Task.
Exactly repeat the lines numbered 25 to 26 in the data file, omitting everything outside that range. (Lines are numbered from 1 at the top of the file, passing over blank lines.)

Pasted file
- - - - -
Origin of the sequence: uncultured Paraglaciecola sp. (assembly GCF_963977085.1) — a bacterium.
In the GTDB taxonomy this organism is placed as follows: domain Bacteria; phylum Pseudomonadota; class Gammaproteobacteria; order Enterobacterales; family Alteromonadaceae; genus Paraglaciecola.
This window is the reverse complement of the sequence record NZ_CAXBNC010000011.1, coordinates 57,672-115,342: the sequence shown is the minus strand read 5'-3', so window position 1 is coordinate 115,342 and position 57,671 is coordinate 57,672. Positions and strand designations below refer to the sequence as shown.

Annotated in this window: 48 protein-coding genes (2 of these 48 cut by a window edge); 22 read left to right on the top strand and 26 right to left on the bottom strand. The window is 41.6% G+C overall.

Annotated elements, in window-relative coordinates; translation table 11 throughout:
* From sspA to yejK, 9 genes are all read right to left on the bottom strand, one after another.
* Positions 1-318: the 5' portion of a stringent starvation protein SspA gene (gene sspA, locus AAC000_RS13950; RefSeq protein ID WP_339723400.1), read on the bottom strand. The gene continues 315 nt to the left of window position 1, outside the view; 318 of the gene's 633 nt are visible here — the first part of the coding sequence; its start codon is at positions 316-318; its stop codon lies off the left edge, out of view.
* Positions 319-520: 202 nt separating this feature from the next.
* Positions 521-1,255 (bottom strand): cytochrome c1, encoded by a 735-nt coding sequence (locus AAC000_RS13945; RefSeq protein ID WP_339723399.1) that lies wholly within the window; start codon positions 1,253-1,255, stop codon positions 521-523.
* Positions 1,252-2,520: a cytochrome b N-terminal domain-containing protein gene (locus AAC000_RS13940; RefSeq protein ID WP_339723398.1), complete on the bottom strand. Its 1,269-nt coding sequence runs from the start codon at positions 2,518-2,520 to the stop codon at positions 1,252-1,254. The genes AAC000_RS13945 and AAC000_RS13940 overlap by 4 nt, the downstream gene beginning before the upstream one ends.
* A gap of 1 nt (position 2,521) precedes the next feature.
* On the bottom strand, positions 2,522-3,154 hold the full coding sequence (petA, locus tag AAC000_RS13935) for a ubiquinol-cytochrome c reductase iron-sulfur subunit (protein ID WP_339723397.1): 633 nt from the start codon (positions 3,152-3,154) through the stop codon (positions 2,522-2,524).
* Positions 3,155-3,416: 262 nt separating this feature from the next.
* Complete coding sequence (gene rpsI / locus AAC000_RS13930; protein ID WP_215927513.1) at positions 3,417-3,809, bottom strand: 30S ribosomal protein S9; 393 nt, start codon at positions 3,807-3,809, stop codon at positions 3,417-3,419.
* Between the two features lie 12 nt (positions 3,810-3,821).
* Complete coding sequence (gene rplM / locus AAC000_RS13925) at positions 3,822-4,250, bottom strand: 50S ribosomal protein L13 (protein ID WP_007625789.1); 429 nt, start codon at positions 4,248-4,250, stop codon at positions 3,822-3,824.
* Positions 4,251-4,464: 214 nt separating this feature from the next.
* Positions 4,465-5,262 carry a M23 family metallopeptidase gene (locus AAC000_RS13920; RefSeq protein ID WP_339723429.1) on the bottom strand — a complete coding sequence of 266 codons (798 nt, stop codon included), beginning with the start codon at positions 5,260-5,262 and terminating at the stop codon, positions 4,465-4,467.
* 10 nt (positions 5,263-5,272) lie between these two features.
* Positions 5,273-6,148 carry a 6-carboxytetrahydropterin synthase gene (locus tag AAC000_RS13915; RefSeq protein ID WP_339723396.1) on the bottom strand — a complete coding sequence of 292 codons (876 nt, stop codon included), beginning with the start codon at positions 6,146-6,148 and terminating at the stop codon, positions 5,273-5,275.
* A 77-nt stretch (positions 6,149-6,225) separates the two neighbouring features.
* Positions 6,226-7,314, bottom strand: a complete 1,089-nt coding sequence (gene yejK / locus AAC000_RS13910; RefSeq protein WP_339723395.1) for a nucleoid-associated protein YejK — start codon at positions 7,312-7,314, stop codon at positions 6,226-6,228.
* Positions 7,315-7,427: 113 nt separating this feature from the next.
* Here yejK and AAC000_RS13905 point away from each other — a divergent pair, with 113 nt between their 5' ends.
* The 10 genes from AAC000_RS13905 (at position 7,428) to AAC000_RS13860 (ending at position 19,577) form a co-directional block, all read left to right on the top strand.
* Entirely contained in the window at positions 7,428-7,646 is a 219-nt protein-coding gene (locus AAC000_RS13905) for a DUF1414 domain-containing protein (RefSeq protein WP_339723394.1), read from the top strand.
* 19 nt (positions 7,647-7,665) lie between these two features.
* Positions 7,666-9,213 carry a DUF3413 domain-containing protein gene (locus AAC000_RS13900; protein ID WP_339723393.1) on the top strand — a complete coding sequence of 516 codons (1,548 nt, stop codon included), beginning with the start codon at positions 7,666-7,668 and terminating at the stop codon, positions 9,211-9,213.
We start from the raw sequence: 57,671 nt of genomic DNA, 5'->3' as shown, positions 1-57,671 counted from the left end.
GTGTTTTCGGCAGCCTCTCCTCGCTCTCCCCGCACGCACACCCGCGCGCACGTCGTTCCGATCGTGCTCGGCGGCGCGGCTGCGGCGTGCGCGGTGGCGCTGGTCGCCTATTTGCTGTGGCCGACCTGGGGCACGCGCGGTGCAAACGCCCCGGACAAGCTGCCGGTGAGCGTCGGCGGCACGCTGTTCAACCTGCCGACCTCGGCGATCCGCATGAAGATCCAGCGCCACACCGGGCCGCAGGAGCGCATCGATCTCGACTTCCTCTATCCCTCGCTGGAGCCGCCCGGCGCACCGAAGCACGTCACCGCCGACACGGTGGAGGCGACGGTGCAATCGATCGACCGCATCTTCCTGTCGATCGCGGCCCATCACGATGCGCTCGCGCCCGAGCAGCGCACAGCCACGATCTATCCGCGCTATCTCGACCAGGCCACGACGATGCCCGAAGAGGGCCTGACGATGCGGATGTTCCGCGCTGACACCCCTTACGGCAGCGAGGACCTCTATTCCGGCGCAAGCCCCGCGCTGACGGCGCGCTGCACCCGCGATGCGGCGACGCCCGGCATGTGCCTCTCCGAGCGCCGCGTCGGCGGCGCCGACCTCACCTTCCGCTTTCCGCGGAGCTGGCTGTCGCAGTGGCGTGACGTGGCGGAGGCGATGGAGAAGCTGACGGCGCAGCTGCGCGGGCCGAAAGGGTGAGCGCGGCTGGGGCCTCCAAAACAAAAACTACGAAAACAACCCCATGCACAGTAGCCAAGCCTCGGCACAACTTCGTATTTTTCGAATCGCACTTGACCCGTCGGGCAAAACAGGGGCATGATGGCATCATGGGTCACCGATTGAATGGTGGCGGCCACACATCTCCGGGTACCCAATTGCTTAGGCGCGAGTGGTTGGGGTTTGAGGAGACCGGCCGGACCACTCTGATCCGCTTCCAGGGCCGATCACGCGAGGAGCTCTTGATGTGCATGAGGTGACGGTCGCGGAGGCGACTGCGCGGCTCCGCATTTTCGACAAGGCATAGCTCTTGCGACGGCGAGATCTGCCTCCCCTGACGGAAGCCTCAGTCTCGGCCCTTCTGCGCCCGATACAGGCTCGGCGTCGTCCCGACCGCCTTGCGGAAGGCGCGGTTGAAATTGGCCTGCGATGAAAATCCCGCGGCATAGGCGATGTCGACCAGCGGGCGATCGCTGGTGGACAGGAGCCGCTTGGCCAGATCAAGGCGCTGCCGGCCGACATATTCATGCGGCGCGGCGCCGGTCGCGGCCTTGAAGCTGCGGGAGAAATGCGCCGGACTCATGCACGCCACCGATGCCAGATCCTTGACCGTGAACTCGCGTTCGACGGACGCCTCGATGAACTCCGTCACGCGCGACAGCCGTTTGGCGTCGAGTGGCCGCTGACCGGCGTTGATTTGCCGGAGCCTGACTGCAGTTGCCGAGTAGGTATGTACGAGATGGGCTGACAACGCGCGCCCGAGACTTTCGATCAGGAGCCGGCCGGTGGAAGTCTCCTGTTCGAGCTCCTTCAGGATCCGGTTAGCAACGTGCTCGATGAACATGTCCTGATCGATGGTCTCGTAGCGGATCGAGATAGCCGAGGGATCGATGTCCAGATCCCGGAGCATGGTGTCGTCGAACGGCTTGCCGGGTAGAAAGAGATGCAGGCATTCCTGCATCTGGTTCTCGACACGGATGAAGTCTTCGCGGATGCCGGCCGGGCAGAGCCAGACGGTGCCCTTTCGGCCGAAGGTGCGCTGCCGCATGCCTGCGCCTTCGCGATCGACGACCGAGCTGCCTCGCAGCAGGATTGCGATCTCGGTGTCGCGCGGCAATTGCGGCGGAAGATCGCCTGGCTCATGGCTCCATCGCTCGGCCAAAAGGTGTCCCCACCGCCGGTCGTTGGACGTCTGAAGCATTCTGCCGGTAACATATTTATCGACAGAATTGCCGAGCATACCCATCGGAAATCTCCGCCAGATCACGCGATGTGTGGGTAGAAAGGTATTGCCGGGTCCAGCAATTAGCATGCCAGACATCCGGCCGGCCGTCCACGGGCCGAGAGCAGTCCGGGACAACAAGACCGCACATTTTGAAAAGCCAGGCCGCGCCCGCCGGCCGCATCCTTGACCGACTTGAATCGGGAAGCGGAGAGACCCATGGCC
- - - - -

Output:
* The 10 genes from AAC000_RS13905 (at position 7,428) to AAC000_RS13860 (ending at position 19,577) form a co-directional block, all read left to right on the top strand.
* Entirely contained in the window at positions 7,428-7,646 is a 219-nt protein-coding gene (locus AAC000_RS13905) for a DUF1414 domain-containing protein (RefSeq protein WP_339723394.1), read from the top strand.